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From seashells to cement, nature inspires tougher building material

From seashells to cement, nature inspires tougher building material
Architecture of natural and synthetic nacre-like composite. A) Cross-sectional view of natural nacre. B) SEM micrograph displaying the 3D brick-and-mortar arrangement of aragonite tablets bonded together by a softer organic matrix. C,D) Schematic of undeformed and deformed architected arrangement of natural nacre that allows for large deformation by tablet sliding and viscoelastic deformation of the organic matrix. Credit: Advanced Functional Materials (2024). DOI: 10.1002/adfm.202313516

Inspired by the material that makes up oyster and abalone shells, engineers at Princeton have created a new cement composite that is 17 times more crack-resistant than standard cement and 19 times more able to stretch and deform without breaking. The findings could eventually help increase the crack resistance of a wide range of brittle ceramic materials, from concrete to porcelain.

"If we can engineer concrete to resist crack propagation, we can make it tougher, safer and more durable," said researcher Shashank Gupta, a graduate student in Reza Moini's lab in the Department of Civil and Environmental Engineering.

In an article published in Advanced Functional Materials, the research team led by Moini, an assistant professor of civil and environmental engineering, reported that creating alternating layers of tabulated cement paste and thin polymer can significantly increase crack resistance and the ability to deform without completely breaking (ductility).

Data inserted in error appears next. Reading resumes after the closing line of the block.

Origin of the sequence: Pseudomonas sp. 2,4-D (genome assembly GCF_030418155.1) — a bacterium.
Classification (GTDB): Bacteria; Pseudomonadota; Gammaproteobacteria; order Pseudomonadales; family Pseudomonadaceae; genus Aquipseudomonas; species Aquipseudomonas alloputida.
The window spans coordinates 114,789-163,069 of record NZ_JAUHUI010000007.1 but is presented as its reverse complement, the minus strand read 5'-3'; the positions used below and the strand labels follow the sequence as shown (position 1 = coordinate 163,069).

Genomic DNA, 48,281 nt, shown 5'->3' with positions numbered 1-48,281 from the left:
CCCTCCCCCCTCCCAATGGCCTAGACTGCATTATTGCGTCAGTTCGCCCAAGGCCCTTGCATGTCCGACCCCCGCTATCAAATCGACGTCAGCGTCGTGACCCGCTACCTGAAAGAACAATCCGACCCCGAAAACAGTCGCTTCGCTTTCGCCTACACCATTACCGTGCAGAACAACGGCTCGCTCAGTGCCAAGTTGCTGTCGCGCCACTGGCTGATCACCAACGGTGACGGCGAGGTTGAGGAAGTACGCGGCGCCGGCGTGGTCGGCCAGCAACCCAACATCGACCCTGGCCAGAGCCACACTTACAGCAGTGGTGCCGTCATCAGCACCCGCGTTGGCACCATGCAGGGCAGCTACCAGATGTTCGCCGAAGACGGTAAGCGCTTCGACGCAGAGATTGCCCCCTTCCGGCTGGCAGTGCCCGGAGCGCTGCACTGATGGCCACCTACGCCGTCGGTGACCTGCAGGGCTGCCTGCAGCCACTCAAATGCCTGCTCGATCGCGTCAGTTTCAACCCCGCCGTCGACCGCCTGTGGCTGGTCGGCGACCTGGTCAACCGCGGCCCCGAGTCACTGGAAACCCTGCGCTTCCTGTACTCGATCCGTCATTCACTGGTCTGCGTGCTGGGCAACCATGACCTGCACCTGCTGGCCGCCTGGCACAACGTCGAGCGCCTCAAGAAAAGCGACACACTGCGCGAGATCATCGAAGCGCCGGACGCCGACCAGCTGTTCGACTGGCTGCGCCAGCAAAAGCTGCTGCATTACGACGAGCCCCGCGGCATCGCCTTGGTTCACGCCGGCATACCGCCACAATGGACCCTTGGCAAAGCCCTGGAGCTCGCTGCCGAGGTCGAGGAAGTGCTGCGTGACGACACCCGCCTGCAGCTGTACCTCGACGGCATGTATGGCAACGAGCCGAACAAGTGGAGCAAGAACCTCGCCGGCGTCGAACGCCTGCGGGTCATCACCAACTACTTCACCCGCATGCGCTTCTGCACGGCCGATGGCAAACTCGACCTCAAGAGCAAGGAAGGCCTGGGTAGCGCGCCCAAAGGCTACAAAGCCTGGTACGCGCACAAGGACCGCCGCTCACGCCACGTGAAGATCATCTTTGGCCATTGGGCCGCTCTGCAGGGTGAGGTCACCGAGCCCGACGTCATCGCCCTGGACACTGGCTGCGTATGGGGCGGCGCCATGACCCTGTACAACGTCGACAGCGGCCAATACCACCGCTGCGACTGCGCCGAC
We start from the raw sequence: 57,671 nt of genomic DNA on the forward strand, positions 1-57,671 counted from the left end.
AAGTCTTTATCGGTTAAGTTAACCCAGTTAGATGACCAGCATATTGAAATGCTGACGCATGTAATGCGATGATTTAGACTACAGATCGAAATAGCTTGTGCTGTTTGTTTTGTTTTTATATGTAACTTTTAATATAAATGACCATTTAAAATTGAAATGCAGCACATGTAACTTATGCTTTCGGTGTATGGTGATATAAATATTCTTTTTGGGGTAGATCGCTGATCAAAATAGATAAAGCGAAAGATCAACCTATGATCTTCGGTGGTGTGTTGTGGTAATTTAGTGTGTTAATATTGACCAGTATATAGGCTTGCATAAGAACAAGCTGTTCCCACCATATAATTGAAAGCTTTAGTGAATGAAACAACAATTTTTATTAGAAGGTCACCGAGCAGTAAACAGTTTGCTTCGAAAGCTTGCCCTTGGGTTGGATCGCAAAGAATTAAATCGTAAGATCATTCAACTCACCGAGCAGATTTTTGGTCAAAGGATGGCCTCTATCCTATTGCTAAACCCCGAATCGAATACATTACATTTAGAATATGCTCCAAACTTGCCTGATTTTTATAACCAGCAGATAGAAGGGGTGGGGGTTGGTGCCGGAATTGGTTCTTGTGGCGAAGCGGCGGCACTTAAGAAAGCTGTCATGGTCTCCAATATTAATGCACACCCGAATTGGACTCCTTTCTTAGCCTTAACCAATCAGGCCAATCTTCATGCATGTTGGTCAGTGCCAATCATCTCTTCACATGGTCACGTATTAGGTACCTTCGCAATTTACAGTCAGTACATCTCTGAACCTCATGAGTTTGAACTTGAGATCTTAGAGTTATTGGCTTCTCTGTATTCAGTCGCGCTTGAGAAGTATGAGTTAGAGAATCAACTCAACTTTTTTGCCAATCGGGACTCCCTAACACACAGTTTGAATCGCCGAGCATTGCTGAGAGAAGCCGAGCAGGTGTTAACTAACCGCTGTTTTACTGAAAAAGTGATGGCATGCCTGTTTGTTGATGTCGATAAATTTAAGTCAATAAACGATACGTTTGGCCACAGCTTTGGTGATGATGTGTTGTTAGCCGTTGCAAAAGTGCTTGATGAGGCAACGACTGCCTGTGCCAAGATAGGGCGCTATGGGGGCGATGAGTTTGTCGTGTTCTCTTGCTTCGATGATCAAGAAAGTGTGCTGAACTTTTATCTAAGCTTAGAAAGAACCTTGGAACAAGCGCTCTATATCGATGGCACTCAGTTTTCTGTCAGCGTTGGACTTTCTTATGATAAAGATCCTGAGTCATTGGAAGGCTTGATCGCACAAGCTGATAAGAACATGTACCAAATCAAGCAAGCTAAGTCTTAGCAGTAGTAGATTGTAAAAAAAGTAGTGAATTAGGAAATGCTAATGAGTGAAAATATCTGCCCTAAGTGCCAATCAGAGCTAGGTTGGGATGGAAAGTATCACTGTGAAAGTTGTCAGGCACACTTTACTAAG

Moini's lab often looks to biology for inspiration in its work on . In this case, the team developed a composite inspired by a natural material called nacre, or mother of pearl, which is found inside certain shells. Gupta said that at the , nacre consists of hexagonal tablets of the hard mineral aragonite glued together by a soft biopolymer.

The aragonite tablets contribute significantly to nacre's strength, while the biopolymer adds flexibility and crack resistance. The toughening mechanism involves the aragonite tablets sliding under stress, which—along with other mechanisms—allows the nacre to dissipate energy. This sliding action, combined with the crack deflection and biopolymer deformation, enables nacre to endure substantial mechanical stress while maintaining its structural integrity, making it both strong and resilient.

"This synergy between the hard and soft components is crucial to nacre's remarkable mechanical properties," Gupta said.

The Princeton team has developed innovative composites inspired by nacre, utilizing conventional construction materials like Portland cement paste combined with a limited amount of polymer. They alternated layers of cement paste sheets with a highly stretchable polymer, polyvinyl siloxane. The researchers created multi-layered small beams by alternating cement paste sheets with thin layers of polymer. These beams were then subjected to a notched three-point bending test, where each was tested under flexure to evaluate crack resistance (or fracture toughness).